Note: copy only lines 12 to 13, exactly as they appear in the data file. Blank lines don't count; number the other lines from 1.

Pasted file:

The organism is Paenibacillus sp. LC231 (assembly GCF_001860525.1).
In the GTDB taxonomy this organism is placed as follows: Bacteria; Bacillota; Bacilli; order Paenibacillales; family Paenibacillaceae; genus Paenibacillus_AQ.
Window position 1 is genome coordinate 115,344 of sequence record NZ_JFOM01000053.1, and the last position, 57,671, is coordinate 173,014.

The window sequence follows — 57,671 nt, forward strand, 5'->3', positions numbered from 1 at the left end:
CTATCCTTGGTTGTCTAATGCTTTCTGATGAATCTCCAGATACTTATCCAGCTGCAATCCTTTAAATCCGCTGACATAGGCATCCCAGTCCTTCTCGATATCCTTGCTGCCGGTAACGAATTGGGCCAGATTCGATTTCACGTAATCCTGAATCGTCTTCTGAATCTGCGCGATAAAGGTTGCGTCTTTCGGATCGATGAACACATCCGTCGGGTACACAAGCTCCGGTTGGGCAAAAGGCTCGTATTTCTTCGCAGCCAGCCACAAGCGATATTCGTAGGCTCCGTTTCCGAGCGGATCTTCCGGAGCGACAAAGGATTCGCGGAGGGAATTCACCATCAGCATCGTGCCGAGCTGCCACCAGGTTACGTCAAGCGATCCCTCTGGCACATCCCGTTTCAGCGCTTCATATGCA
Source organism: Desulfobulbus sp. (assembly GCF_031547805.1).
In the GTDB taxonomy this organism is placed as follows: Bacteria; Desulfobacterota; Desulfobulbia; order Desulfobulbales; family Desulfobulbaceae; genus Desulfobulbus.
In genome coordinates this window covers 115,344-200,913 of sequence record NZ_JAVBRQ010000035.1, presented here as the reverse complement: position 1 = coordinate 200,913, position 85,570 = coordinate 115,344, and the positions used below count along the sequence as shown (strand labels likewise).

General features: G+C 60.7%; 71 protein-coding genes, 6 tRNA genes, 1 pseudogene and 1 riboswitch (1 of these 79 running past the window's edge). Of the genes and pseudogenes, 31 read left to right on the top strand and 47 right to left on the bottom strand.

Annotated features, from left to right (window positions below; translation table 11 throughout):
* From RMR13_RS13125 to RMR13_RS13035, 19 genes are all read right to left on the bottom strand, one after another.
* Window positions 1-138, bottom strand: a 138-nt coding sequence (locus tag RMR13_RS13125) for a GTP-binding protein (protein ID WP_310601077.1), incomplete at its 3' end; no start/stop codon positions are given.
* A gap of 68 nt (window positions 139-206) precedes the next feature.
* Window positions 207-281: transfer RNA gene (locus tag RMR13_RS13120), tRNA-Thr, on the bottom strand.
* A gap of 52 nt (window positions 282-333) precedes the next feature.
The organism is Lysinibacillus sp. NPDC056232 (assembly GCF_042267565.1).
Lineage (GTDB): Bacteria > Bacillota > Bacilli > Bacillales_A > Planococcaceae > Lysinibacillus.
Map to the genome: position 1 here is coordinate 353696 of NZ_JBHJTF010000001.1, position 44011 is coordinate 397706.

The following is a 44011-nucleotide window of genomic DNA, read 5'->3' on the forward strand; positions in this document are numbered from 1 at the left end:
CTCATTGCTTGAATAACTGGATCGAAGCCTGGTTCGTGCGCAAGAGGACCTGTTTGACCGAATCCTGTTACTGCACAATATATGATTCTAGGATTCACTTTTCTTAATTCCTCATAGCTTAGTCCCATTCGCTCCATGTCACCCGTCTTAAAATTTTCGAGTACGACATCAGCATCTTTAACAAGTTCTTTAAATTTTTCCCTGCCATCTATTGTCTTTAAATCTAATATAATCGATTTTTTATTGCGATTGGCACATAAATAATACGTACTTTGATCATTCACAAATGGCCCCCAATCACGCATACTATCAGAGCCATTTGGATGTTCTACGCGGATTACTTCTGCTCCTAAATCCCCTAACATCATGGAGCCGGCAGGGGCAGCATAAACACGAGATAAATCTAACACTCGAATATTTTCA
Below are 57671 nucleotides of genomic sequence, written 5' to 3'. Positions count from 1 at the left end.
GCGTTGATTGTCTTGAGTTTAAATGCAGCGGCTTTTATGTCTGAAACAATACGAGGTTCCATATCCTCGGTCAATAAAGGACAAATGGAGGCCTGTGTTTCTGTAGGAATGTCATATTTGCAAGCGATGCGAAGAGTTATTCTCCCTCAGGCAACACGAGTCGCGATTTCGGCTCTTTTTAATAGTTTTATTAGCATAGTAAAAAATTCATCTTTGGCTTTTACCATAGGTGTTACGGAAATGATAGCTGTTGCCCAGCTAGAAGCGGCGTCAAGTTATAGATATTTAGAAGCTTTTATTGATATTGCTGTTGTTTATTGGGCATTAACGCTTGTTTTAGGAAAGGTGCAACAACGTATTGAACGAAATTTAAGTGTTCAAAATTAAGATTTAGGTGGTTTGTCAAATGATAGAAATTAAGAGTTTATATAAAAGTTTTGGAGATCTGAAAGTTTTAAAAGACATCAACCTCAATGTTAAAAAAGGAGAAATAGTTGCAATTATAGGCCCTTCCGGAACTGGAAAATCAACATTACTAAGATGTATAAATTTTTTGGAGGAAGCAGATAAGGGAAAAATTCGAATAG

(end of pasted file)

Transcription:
* Window positions 1-138, bottom strand: a 138-nt coding sequence (locus tag RMR13_RS13125) for a GTP-binding protein (protein ID WP_310601077.1), incomplete at its 3' end; no start/stop codon positions are given.
* A gap of 68 nt (window positions 139-206) precedes the next feature.